October 16,2018

Press Contact:

Nicole Hager, 202-224-4515

Hatch Statement on Trump Administration’s Intent to Begin Trade Negotiations with EU, Japan and the UK

WASHINGTON – Senate Finance Committee Chairman Orrin Hatch (R-Utah) today released the following statement after the Trump administration notified Congress that it intends to initiate trade negotiations with the European Union (EU), Japan and the United Kingdom (UK):

 “A trade agenda that prioritizes free trade and open markets is the best ways to defend American interests and strengthen our economy,” Hatch said. “I am pleased that the administration is pursuing new trade agreements with several of our most important trading partners in accordance with Trade Promotion Authority (TPA). TPA guarantees that Congress and the administration will work hand-in-hand so that new trade pacts achieve the high-standards necessary to advance and safeguard U.S. interests and ensure continued economic growth. Today’s notification begins a 90-day clock where Congress will work closely with Ambassador Lighthizer so that we can strengthen our relationships with these important allies.”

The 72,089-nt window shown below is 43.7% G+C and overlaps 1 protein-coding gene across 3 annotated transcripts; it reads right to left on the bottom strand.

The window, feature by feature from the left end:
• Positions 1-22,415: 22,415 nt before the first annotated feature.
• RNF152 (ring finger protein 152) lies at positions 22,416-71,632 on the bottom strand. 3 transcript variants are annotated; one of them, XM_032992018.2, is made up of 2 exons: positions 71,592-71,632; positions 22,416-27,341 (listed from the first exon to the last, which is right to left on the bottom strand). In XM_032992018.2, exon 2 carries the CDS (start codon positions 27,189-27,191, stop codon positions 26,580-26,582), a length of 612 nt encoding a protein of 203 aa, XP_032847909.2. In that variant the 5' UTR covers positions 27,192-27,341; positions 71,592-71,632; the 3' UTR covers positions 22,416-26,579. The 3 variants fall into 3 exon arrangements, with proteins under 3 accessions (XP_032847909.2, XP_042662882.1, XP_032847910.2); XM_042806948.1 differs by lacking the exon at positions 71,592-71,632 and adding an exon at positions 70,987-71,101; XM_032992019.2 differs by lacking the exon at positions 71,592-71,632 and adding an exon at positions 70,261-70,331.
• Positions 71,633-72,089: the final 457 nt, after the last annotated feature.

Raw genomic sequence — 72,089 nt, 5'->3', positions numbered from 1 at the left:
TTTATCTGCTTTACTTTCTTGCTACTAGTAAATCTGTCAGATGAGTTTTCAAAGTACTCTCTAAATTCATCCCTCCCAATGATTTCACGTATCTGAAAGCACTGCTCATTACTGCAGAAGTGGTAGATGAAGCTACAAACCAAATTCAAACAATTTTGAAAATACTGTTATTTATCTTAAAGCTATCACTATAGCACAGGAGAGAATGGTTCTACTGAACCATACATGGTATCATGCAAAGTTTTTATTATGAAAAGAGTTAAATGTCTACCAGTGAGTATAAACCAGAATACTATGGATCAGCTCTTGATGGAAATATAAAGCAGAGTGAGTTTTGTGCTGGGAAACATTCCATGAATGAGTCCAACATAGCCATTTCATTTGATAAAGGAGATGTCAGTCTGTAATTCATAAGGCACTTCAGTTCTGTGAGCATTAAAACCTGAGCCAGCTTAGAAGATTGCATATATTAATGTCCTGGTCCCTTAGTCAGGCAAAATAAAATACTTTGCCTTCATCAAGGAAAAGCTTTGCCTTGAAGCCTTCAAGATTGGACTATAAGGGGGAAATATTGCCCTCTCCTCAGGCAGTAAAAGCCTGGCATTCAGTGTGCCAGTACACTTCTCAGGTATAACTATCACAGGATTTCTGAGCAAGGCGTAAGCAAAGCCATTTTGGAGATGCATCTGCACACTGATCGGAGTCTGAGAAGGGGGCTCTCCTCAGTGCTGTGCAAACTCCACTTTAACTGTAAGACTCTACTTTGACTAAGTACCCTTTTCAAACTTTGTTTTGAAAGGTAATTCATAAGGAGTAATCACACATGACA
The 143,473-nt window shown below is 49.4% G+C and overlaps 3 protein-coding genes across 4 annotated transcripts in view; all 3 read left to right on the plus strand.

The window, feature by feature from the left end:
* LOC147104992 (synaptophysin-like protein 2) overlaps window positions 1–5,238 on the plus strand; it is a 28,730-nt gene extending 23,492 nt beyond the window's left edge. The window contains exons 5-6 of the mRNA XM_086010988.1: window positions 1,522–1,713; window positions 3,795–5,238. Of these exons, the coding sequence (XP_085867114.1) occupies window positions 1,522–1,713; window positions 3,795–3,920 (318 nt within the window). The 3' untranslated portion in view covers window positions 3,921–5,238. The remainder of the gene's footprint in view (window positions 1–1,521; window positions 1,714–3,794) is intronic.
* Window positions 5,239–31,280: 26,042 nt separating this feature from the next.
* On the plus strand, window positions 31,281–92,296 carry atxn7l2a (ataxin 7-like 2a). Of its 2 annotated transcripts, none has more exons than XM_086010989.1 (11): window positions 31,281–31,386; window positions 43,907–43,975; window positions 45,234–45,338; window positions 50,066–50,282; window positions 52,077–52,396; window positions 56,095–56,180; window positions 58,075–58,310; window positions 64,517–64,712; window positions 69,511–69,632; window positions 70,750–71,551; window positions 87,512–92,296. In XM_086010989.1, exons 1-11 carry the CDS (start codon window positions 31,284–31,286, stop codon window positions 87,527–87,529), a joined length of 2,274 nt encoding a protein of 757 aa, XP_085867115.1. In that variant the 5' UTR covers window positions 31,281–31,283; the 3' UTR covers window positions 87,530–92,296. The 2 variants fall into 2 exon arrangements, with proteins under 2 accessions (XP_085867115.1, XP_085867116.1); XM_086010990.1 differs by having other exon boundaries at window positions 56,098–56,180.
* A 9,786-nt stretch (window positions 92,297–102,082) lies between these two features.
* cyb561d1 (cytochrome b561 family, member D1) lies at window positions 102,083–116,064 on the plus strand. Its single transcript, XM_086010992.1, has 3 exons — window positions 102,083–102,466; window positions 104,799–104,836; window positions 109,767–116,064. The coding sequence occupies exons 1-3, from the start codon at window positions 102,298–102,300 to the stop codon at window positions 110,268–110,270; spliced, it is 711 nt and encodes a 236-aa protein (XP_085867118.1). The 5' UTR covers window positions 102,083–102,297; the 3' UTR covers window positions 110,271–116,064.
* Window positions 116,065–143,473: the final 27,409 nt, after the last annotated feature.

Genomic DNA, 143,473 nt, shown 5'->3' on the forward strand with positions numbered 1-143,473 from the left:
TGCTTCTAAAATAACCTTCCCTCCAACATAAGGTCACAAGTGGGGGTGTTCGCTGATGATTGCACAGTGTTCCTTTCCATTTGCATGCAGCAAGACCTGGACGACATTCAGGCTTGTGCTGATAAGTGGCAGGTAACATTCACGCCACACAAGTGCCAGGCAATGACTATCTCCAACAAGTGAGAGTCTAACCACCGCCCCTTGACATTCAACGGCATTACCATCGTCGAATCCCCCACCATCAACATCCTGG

Background: As one of the chief architects of the 2015 Trade Promotion Authority (TPA) law, Hatch fought to secure provisions that would strengthen the role of Congress and require proper consultation between the legislative and executive branches during trade negotiations. Last week, he hosted a meeting with the administration and members of the Senate Finance Committee, as well as the Senate Advisory Group on Negotiations (SAGON) – a requirement established by TPA that must be met before the administration can move forward with a notification of intent to enter into the negotiations for a trade agreement.  Under TPA, after notifying Congress of its intent to begin trade negotiations, the administration must consult with Congress for 90 days before launching those negotiations. Last month, Hatch encouraged the administration to seek a trade deal with Japan.

 Together, trade with the EU, Japan and UK accounts for more than $1.5 trillion in goods and services.